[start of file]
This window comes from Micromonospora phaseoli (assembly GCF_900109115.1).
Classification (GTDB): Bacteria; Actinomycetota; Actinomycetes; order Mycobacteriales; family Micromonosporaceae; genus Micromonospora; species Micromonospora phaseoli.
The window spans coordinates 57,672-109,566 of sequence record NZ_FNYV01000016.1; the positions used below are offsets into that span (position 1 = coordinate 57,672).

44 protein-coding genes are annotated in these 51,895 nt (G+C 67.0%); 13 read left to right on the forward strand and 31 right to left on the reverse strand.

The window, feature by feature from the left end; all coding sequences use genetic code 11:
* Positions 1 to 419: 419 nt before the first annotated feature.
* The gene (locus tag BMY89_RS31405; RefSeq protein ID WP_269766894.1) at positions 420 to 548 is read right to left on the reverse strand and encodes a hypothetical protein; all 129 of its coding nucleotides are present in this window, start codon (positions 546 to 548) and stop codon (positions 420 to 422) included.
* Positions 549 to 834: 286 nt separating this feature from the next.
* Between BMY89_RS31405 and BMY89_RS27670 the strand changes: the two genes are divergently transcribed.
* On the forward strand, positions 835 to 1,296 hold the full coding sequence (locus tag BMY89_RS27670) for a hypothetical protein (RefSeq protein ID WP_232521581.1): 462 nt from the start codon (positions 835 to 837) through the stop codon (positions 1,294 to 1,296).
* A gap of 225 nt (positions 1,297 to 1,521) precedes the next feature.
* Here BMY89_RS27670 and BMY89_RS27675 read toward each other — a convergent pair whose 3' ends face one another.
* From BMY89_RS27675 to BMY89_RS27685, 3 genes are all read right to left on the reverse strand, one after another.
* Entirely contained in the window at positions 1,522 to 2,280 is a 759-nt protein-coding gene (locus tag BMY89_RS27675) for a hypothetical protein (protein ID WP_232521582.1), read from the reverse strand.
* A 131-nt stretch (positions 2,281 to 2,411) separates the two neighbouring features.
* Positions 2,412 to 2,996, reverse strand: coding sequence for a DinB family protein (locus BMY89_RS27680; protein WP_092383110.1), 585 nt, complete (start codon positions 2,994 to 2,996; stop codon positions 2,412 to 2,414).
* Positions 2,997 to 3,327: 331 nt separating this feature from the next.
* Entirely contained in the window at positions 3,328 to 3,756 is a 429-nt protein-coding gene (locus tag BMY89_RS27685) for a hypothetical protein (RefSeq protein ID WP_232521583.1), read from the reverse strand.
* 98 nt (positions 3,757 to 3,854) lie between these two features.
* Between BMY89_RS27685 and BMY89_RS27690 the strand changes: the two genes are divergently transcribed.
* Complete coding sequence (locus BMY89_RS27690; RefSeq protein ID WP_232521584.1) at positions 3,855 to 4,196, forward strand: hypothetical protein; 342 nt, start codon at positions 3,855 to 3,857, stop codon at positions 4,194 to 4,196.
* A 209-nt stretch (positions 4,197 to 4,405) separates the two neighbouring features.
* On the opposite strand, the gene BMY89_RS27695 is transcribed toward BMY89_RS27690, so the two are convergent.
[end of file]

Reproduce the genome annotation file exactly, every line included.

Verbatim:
This window comes from Micromonospora phaseoli (assembly GCF_900109115.1).
Classification (GTDB): Bacteria; Actinomycetota; Actinomycetes; order Mycobacteriales; family Micromonosporaceae; genus Micromonospora; species Micromonospora phaseoli.
The window spans coordinates 57,672-109,566 of sequence record NZ_FNYV01000016.1; the positions used below are offsets into that span (position 1 = coordinate 57,672).

44 protein-coding genes are annotated in these 51,895 nt (G+C 67.0%); 13 read left to right on the forward strand and 31 right to left on the reverse strand.

The window, feature by feature from the left end; all coding sequences use genetic code 11:
* Positions 1 to 419: 419 nt before the first annotated feature.
* The gene (locus tag BMY89_RS31405; RefSeq protein ID WP_269766894.1) at positions 420 to 548 is read right to left on the reverse strand and encodes a hypothetical protein; all 129 of its coding nucleotides are present in this window, start codon (positions 546 to 548) and stop codon (positions 420 to 422) included.
* Positions 549 to 834: 286 nt separating this feature from the next.
* Between BMY89_RS31405 and BMY89_RS27670 the strand changes: the two genes are divergently transcribed.
* On the forward strand, positions 835 to 1,296 hold the full coding sequence (locus tag BMY89_RS27670) for a hypothetical protein (RefSeq protein ID WP_232521581.1): 462 nt from the start codon (positions 835 to 837) through the stop codon (positions 1,294 to 1,296).
* A gap of 225 nt (positions 1,297 to 1,521) precedes the next feature.
* Here BMY89_RS27670 and BMY89_RS27675 read toward each other — a convergent pair whose 3' ends face one another.
* From BMY89_RS27675 to BMY89_RS27685, 3 genes are all read right to left on the reverse strand, one after another.
* Entirely contained in the window at positions 1,522 to 2,280 is a 759-nt protein-coding gene (locus tag BMY89_RS27675) for a hypothetical protein (protein ID WP_232521582.1), read from the reverse strand.
* A 131-nt stretch (positions 2,281 to 2,411) separates the two neighbouring features.
* Positions 2,412 to 2,996, reverse strand: coding sequence for a DinB family protein (locus BMY89_RS27680; protein WP_092383110.1), 585 nt, complete (start codon positions 2,994 to 2,996; stop codon positions 2,412 to 2,414).
* Positions 2,997 to 3,327: 331 nt separating this feature from the next.
* Entirely contained in the window at positions 3,328 to 3,756 is a 429-nt protein-coding gene (locus tag BMY89_RS27685) for a hypothetical protein (RefSeq protein ID WP_232521583.1), read from the reverse strand.
* 98 nt (positions 3,757 to 3,854) lie between these two features.
* Between BMY89_RS27685 and BMY89_RS27690 the strand changes: the two genes are divergently transcribed.
* Complete coding sequence (locus BMY89_RS27690; RefSeq protein ID WP_232521584.1) at positions 3,855 to 4,196, forward strand: hypothetical protein; 342 nt, start codon at positions 3,855 to 3,857, stop codon at positions 4,194 to 4,196.
* A 209-nt stretch (positions 4,197 to 4,405) separates the two neighbouring features.
* On the opposite strand, the gene BMY89_RS27695 is transcribed toward BMY89_RS27690, so the two are convergent.